When voters in the East Moline Elementary School District go to the polls Tuesday, they'll choose four board members from among six candidates. The winners will be facing budget deficits, crowded classrooms and shortfalls in funding from Illinois.
Superintendent Kristin Humphries told board members at the Feb 20 meeting the district needs to make up $300,000 and will be operating in deficit spending until it finds out in May what it will receive in general state aid.
The funding crisis is taking center-stage with most candidates, who agree it is the most important issue.
The six candidates are incumbents Lisa Betsworth, Kai Killam, Robert Anderson and Gregory Shouse, and newcomers Patrick Green and Christopher VanSpeybroeck.
Mr. Killam said he is running for re-election so he can continue to provide support for the great staff and students in the district, in addition to overseeing responsible use of taxpayer funds.
Mr. Anderson is concerned with crowded classrooms and wants to consider other options for facilities. He said he'd like to see a new school built in the Watertown neighborhood of East Moline where most of the kids are bused to school.
"Our schools are busting at the seams, we need to be able to meet the needs of our children," said Mr. Anderson. "We need to establish a presence below the hill. What defines a neighborhood? Schools do that."
Mr. Shouse is most concerned with budget problems in Illinois and how they affect downstate schools like those in East Moline. He said it's imperative to manage taxpayer money and district funds as efficiently as possible.
Mr. Green also is focused on managing district funds and stretching them to meet everyone's needs.
"This has been, and will continue to be, an issue until our state gets its financial woes under control," said Mr. Green.
Mr. VanSpeybroeck agrees the most pressing issue is the lack of state funding, which has resulted in larger class sizes and fewer extracurricular activities.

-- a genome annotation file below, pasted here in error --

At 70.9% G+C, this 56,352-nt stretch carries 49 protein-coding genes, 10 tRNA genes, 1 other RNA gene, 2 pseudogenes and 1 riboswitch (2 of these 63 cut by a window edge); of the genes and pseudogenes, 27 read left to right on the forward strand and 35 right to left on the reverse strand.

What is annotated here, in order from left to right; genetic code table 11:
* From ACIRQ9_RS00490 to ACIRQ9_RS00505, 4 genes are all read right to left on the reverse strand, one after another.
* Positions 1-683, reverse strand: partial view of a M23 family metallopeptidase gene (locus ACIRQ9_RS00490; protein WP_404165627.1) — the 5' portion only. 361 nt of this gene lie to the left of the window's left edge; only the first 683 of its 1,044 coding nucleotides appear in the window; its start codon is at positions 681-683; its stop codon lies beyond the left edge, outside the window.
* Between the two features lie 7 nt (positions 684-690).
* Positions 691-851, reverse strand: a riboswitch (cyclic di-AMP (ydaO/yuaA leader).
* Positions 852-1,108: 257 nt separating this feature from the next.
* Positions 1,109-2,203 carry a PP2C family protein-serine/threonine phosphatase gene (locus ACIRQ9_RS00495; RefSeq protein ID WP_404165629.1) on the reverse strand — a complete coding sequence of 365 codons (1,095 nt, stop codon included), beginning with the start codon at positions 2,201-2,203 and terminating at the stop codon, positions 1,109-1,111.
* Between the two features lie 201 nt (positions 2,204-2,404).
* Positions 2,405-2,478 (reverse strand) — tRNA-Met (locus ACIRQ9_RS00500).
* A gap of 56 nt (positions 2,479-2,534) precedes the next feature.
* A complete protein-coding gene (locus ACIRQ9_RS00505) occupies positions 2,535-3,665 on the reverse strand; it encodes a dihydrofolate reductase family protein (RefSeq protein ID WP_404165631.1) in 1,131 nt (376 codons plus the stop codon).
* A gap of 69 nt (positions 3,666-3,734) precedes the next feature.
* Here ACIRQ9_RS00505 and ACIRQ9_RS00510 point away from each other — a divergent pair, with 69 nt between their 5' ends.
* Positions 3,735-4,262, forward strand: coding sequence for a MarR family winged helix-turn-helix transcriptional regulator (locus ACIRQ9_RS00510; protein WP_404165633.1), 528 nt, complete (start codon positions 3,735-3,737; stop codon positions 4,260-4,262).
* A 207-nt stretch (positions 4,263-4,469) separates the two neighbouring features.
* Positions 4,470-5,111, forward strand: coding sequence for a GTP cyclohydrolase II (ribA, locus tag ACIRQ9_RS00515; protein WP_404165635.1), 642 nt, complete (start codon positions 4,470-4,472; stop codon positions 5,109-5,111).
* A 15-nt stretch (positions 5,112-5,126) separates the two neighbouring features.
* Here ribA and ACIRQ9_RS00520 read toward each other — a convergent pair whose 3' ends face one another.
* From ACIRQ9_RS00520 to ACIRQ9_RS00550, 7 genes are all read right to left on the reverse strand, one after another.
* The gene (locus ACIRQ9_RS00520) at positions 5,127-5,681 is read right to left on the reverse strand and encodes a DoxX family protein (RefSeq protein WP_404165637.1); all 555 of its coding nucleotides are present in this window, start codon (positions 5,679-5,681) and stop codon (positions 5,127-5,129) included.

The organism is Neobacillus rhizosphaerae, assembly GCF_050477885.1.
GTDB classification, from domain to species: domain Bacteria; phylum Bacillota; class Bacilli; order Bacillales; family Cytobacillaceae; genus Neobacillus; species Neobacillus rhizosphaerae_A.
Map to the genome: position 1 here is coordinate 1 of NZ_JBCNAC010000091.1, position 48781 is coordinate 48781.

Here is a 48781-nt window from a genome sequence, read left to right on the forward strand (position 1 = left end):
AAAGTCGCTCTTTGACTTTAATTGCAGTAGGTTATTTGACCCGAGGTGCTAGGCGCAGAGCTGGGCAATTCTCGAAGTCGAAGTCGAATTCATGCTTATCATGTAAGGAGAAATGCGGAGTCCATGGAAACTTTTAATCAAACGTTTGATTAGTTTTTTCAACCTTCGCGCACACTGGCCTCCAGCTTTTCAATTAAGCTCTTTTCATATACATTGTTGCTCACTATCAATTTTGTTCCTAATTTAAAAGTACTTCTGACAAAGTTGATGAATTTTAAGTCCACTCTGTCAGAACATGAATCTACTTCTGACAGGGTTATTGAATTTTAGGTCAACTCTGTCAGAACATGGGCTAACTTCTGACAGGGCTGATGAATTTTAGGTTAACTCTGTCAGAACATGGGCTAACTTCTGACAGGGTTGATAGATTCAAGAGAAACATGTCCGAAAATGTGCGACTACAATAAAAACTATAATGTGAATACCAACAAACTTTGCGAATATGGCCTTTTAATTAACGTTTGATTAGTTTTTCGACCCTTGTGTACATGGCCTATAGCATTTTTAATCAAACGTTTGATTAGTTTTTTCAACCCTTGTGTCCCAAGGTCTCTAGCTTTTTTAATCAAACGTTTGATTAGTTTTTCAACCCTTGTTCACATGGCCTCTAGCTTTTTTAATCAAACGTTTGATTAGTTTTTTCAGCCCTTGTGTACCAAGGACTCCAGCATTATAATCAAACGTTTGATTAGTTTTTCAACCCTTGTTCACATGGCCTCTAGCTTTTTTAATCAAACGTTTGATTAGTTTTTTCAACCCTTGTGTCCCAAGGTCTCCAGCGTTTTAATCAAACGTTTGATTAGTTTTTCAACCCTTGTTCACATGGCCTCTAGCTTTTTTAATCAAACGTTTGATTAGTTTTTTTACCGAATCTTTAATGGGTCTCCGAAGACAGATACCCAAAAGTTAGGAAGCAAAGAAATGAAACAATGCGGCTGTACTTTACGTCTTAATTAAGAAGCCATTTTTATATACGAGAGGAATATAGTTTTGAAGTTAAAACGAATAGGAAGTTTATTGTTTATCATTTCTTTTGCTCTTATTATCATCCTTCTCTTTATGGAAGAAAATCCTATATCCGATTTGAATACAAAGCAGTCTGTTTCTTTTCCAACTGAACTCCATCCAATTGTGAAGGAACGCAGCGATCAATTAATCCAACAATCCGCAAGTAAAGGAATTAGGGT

As a former United Township board member and employee of United Township High School, he said he offers the perspective of an educator and businessman.
Today is Monday, Sept. 22, the 265th day of 2014. There are 100 days left in the year.
1864 -- 150 years ago: The board of education has granted Thursday as a holiday for the children, with the expectation that parents who desire to have their children attend the Scott County Fair will do so on that day and save irregularity the rest of the week. 1889 -- 125 years ago: The guard fence around the new cement walk at the Harper House has been removed. The blocks are diamond shape, alternating in black and white. 1914 -- 100 years ago: The Rev. R.B. Williams, former pastor of the First Methodist Church, Rock Island, was named superintendent of the Rock Island District. 1939 -- 75 years ago: Abnormally high temperatures and lack of rainfall in Illinois during the past week have speeded maturing of corn and soybean crops. 1964 -- 50 years ago: Installation of a new television system in St. Anthony's Hospital, which includes a closed circuit channel as well as the three regular Quad-Cities channels, has been completed and now is in operation. 1989 -- 25 years ago: When the new Moline High School was built in 1958, along with it were plans to construct a football field in the bowl near 34th Street on the campus. Wednesday afternoon, more than 30 years later, the Moline Board of Education Athletic Board sent the ball rolling toward the possible construction of that field by asking superintendent Richard Hennigan to take to the board of education a proposal to hire a consultant.